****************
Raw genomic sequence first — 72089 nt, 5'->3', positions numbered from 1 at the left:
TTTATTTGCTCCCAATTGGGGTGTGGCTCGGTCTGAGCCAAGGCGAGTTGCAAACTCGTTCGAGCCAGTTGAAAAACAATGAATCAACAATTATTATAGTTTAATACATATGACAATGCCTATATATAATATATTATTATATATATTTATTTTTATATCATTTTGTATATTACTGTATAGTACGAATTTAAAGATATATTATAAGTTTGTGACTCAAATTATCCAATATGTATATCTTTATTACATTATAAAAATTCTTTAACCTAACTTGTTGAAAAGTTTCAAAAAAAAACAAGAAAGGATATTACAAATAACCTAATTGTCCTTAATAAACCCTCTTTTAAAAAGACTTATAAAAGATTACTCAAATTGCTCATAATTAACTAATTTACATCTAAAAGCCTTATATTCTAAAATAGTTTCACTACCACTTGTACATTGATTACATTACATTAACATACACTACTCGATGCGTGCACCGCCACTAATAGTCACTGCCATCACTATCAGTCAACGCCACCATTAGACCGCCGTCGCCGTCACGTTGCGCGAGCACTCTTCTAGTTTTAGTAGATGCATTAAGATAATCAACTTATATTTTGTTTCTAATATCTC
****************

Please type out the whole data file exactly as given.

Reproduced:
Raw genomic sequence first — 72089 nt, 5'->3', positions numbered from 1 at the left:
TTTATTTGCTCCCAATTGGGGTGTGGCTCGGTCTGAGCCAAGGCGAGTTGCAAACTCGTTCGAGCCAGTTGAAAAACAATGAATCAACAATTATTATAGTTTAATACATATGACAATGCCTATATATAATATATTATTATATATATTTATTTTTATATCATTTTGTATATTACTGTATAGTACGAATTTAAAGATATATTATAAGTTTGTGACTCAAATTATCCAATATGTATATCTTTATTACATTATAAAAATTCTTTAACCTAACTTGTTGAAAAGTTTCAAAAAAAAACAAGAAAGGATATTACAAATAACCTAATTGTCCTTAATAAACCCTCTTTTAAAAAGACTTATAAAAGATTACTCAAATTGCTCATAATTAACTAATTTACATCTAAAAGCCTTATATTCTAAAATAGTTTCACTACCACTTGTACATTGATTACATTACATTAACATACACTACTCGATGCGTGCACCGCCACTAATAGTCACTGCCATCACTATCAGTCAACGCCACCATTAGACCGCCGTCGCCGTCACGTTGCGCGAGCACTCTTCTAGTTTTAGTAGATGCATTAAGATAATCAACTTATATTTTGTTTCTAATATCTC